The Continued Evolution of AI Training 

Multimodal AIs also require a new approach to training. Rather than devouring massive quantities of text, these models must be multidimensional, needing input from the variety of data types we’ve been discussing.  

This cross-modal learning in artificial intelligence creates a fusion of sensory modalities in AI, finding patterns even between inputs of entirely different kinds (as our minds do). 

While this may amount to dumping vast quantities of different sorts of data in, it increasingly seems possible to train AIs as we ourselves learn: by experience. 

This concept is examined in a startling NYU study. Researchers trained a multimodal AI using headcam video recordings of a child, from the age of six months through their second birthday.  

While the video captured just 1% of the child’s daytime hours, the study found it was surprisingly effective at teaching language to a multimodal AI.  

Says Wai Keen Vong, a computational cognitive researcher on the team: 

“We show, for the first time, that a neural network trained on this developmentally realistic input from a single child can learn to link words to their visual counterparts.” 

While the idea of camera-mounted toddlers training AIs may trigger reasonable unease, this kind of training opens the door to startling new possibilities: AIs trained on actual human experience, bringing models more in line with our actual, lived experience.  


On to the Next Step 

In terms of future developments, one thing is clear: multimodality moves us further down the road of Artificial General Intelligence (AGI). For years, this has consistently been listed by researchers as an essential step. 

[For an in-depth introduction to AGI and what it could mean for us, check out this PTP Report. ] 

As Shane Legg, DeepMind co-founder and lead AGI scientist explained to Dwarkesh Patel: 

Multimodal AIs: “open out the sort of understanding that you see in language models into a much larger space of possibilities. And when people think back, they’ll think about, ‘Oh, those old-fashioned models, they just did like chat, they just did text’… the systems will start having a much more grounded understanding of the world…” 

Multimodal to AGI


Okay, so that’s good, but let’s consider a real-world example from the future of multimodal AI: imagine you have a broken appliance. The issue is frustratingly trivial, and you suspect you can fix it, but you have no clue how to do it.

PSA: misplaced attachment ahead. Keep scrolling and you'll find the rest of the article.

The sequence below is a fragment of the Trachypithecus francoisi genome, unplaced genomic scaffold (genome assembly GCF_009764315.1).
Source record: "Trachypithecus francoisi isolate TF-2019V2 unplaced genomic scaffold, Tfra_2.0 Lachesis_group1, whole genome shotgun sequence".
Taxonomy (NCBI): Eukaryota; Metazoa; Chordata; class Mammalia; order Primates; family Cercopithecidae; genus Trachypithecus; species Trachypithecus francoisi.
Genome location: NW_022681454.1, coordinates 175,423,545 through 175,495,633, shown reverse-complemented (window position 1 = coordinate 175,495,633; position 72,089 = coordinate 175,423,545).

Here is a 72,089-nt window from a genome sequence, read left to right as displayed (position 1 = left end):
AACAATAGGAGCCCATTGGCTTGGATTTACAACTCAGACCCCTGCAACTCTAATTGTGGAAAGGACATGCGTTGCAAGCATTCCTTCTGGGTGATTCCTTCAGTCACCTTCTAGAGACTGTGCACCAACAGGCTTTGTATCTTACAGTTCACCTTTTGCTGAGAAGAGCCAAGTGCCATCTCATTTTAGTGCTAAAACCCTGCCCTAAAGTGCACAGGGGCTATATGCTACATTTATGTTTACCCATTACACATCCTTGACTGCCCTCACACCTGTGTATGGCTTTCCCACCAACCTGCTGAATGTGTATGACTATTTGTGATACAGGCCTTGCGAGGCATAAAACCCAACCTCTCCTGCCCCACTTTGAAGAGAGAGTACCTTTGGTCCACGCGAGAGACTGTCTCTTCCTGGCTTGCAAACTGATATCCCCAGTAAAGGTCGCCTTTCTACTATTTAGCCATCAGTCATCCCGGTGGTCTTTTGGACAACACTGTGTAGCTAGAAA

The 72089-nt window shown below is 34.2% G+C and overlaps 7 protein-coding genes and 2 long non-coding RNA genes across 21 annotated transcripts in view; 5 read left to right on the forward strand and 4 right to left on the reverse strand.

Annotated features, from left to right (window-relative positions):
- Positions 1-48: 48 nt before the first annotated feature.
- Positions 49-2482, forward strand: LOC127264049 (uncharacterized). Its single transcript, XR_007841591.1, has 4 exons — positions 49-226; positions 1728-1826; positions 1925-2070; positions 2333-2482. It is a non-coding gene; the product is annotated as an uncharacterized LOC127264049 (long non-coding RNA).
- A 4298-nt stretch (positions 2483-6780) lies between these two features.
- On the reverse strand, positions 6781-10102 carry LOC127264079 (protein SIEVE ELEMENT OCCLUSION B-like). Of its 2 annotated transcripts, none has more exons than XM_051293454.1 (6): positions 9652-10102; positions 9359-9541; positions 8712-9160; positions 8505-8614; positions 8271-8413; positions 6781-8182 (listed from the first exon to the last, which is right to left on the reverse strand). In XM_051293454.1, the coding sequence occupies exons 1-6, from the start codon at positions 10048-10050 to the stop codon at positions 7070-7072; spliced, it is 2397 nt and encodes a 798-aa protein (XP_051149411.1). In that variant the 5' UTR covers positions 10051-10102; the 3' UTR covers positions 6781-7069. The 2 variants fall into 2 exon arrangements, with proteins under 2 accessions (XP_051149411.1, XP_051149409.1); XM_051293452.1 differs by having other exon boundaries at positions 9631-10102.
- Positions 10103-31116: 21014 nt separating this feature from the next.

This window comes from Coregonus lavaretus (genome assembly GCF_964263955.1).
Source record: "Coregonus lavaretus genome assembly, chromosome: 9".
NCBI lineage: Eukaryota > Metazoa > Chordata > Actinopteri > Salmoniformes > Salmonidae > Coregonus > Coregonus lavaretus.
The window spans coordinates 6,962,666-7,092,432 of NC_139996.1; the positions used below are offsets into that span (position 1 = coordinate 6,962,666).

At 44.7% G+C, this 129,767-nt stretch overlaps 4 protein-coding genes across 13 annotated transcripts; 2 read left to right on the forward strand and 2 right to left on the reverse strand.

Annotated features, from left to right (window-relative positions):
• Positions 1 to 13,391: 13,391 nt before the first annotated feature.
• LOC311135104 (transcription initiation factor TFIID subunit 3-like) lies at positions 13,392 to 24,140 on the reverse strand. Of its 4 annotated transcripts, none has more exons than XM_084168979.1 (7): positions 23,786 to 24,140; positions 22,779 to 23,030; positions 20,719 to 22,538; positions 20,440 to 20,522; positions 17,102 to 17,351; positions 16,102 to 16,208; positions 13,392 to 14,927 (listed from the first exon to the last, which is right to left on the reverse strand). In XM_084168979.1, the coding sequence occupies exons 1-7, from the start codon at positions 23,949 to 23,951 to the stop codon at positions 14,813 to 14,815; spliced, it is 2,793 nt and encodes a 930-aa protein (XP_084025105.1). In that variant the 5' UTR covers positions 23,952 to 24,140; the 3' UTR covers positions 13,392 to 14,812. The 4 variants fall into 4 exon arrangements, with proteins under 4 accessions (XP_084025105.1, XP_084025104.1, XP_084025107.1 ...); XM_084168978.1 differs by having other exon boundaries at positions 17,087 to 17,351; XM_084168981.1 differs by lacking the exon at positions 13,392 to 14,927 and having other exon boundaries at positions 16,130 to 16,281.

Many of us find Youtube the tool of choice in this situation.   

And while that’s already much easier than in decades past (where you needed a repair manual or an expert), it’s still a pretty exhaustive process:  

  1. You start with a search engine, looking for the right terms, get generalized understanding, and teach yourself the basics. 
  2. Then you look for the actual solution to your problem—sorting through fluff and scams for reliable sources.  
  3. If you’re lucky, you find a comparable solution. (Enough other people must have had this same problem.)  
  4. Still here, you’re likely dealing with the wrong make or model, or a different issue that’s frustratingly close to your own. You may have to iterate here (steps 1–4 again) until you find something comparable. 
  5. Failing any of the above, you have to start the process over from the top—this time looking for a repair technician. 

With multimodal AIs, the process is more like this: 

  1. Point your AI device (glasses? phone? pin?) at the broken appliance and capture image or video, while explaining what’s wrong. 
  2. Show it, explain it, and let it find the correct solution right off, personalized to your situation.  

Maybe the AI walks you through the fix (telling you where and how to buy the part or even buying it for you), or, if the problem persists or there’s no solution, it contacts the best reviewed place (by price) for the solution, uses your schedule to match appointment times and, pending approval, goes ahead and schedules the service. 

While this may be a trivial example, consider engineers using multimodal AIs to help repair complex equipment in the field, potentially in hostile or difficult environments where time is at issue, working with machinery that cannot fail.  



We’ve looked at what multimodal AI refers to, examples in use, and how it opens the door for even more useful tools, including the development of AGI. But with its rapid (and often opaque) rollout and adoption, it’s also triggering serious concerns.  

Some examples are outlined in the World Health Organization (WHO)’s publication: “Ethics and governance of artificial intelligence for health: Guidance on large multi-modal models” (geared at healthcare, which as we’ve seen is an early-adopter). 

With genAI “adopted faster than any consumer application in history,” the piece outlines several potential concerns, including an undermining of human authority in the fields of science and medicine.  

The more human-like and useful the technology, the more potentially dangerous it becomes.  

2024 may already be the year of multimodal AI, as it continues to improve our genAIs. By year’s end many of us will be using it, whether we know what it is or not.